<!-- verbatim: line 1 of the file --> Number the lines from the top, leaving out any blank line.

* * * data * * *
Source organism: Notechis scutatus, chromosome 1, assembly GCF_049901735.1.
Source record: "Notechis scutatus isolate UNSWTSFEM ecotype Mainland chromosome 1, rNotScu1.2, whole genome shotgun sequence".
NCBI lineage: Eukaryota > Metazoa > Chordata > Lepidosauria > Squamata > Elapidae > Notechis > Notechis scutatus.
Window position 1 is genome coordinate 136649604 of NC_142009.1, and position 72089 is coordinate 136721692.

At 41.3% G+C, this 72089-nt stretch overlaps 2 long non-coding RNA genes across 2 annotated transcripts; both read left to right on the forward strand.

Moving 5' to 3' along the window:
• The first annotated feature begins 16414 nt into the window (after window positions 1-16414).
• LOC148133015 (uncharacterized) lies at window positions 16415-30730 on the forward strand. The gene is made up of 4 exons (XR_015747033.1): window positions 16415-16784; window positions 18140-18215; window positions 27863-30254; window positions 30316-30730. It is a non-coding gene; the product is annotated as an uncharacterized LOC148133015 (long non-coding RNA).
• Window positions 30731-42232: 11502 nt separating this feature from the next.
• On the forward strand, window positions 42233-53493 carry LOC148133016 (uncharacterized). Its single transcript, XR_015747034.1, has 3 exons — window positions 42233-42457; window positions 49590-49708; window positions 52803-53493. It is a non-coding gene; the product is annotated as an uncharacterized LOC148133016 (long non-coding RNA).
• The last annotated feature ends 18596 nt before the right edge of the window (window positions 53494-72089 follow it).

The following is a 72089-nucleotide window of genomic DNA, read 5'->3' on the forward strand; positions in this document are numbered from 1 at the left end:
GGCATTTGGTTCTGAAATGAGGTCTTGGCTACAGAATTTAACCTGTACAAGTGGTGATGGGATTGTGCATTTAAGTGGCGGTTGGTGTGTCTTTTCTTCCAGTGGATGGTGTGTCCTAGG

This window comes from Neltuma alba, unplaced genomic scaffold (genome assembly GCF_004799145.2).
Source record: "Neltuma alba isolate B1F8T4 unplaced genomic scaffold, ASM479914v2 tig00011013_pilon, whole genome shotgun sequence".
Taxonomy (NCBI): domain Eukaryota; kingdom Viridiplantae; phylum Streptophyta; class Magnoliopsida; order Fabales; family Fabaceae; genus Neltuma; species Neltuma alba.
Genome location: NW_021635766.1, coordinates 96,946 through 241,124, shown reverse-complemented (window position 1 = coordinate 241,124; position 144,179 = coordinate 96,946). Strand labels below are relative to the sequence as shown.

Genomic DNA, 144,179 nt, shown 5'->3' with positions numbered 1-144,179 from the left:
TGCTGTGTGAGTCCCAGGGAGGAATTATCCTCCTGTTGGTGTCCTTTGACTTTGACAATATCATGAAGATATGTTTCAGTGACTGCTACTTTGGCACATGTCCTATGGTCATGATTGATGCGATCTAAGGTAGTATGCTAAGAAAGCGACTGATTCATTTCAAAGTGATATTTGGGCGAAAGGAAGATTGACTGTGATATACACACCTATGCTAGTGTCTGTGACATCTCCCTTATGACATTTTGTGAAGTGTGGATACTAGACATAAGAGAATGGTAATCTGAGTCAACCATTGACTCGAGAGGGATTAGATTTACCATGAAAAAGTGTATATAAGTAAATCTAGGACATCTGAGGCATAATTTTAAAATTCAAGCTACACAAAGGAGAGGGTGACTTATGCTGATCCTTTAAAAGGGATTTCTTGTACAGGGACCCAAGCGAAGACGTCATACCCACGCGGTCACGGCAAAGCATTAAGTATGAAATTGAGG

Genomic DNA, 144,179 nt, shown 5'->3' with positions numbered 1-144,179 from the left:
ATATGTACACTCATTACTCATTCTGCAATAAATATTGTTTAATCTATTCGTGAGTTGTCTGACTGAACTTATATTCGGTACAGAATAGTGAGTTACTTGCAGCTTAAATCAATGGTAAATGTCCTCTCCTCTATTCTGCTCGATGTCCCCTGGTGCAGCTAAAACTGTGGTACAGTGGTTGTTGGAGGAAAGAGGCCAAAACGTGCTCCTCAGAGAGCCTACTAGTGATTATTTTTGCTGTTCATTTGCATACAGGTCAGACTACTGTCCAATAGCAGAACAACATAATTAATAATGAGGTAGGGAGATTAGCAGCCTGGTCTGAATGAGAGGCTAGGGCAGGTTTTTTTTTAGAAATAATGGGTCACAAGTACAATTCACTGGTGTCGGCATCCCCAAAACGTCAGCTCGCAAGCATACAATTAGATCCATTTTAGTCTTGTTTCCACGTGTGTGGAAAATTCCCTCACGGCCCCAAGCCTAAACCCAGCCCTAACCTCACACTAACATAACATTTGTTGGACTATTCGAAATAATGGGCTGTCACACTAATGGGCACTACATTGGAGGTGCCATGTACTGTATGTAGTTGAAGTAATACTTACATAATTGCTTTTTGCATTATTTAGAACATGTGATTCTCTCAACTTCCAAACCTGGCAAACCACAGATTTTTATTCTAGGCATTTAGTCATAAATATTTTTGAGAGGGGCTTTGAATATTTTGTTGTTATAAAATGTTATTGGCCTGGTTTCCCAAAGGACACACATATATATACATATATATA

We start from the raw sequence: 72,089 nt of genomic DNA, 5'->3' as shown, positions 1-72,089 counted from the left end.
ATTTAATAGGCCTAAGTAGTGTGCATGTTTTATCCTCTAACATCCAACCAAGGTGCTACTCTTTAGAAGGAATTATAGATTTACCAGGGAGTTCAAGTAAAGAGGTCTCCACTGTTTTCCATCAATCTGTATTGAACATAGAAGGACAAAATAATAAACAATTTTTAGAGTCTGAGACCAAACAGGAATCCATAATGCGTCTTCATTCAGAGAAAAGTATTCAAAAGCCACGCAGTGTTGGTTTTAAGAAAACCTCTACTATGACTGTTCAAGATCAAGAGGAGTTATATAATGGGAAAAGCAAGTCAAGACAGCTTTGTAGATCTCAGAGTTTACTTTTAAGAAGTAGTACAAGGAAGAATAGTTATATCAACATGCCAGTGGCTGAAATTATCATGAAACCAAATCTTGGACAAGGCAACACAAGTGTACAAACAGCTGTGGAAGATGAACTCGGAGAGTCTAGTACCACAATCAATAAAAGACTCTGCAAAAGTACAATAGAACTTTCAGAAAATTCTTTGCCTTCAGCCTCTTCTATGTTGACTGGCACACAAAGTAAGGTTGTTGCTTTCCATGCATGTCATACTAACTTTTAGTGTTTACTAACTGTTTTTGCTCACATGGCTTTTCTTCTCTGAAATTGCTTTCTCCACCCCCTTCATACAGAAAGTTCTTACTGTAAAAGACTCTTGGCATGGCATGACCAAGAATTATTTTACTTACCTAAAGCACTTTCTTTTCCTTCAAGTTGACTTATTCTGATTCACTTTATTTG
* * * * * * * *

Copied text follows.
Source organism: Notechis scutatus, chromosome 1, assembly GCF_049901735.1.